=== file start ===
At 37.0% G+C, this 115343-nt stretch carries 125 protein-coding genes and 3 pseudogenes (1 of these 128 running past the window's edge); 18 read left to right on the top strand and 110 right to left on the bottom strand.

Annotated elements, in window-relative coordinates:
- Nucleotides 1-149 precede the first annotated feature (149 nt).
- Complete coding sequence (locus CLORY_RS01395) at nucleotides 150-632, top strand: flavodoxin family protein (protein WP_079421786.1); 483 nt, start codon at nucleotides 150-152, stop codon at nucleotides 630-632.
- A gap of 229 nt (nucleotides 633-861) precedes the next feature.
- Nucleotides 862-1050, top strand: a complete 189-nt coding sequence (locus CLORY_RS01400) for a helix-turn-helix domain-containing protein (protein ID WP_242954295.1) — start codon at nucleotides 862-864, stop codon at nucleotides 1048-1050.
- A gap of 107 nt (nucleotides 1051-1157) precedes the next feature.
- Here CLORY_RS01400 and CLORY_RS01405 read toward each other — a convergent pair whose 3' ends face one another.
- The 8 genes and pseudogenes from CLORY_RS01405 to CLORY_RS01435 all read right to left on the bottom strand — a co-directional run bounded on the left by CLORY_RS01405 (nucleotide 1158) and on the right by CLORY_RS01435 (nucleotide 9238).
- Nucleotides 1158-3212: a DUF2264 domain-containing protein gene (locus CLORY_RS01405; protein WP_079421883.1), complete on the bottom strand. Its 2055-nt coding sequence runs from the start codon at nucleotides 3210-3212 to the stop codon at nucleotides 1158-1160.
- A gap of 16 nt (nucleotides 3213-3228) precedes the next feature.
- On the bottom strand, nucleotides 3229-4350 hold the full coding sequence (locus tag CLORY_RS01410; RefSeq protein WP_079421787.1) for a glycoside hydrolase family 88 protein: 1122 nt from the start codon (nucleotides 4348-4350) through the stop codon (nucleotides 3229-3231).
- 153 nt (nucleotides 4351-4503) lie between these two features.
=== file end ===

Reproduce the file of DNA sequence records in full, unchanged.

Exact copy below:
At 37.0% G+C, this 115343-nt stretch carries 125 protein-coding genes and 3 pseudogenes (1 of these 128 running past the window's edge); 18 read left to right on the top strand and 110 right to left on the bottom strand.

Annotated elements, in window-relative coordinates:
- Nucleotides 1-149 precede the first annotated feature (149 nt).
- Complete coding sequence (locus CLORY_RS01395) at nucleotides 150-632, top strand: flavodoxin family protein (protein WP_079421786.1); 483 nt, start codon at nucleotides 150-152, stop codon at nucleotides 630-632.
- A gap of 229 nt (nucleotides 633-861) precedes the next feature.
- Nucleotides 862-1050, top strand: a complete 189-nt coding sequence (locus CLORY_RS01400) for a helix-turn-helix domain-containing protein (protein ID WP_242954295.1) — start codon at nucleotides 862-864, stop codon at nucleotides 1048-1050.
- A gap of 107 nt (nucleotides 1051-1157) precedes the next feature.
- Here CLORY_RS01400 and CLORY_RS01405 read toward each other — a convergent pair whose 3' ends face one another.
- The 8 genes and pseudogenes from CLORY_RS01405 to CLORY_RS01435 all read right to left on the bottom strand — a co-directional run bounded on the left by CLORY_RS01405 (nucleotide 1158) and on the right by CLORY_RS01435 (nucleotide 9238).
- Nucleotides 1158-3212: a DUF2264 domain-containing protein gene (locus CLORY_RS01405; protein WP_079421883.1), complete on the bottom strand. Its 2055-nt coding sequence runs from the start codon at nucleotides 3210-3212 to the stop codon at nucleotides 1158-1160.
- A gap of 16 nt (nucleotides 3213-3228) precedes the next feature.
- On the bottom strand, nucleotides 3229-4350 hold the full coding sequence (locus tag CLORY_RS01410; RefSeq protein WP_079421787.1) for a glycoside hydrolase family 88 protein: 1122 nt from the start codon (nucleotides 4348-4350) through the stop codon (nucleotides 3229-3231).
- 153 nt (nucleotides 4351-4503) lie between these two features.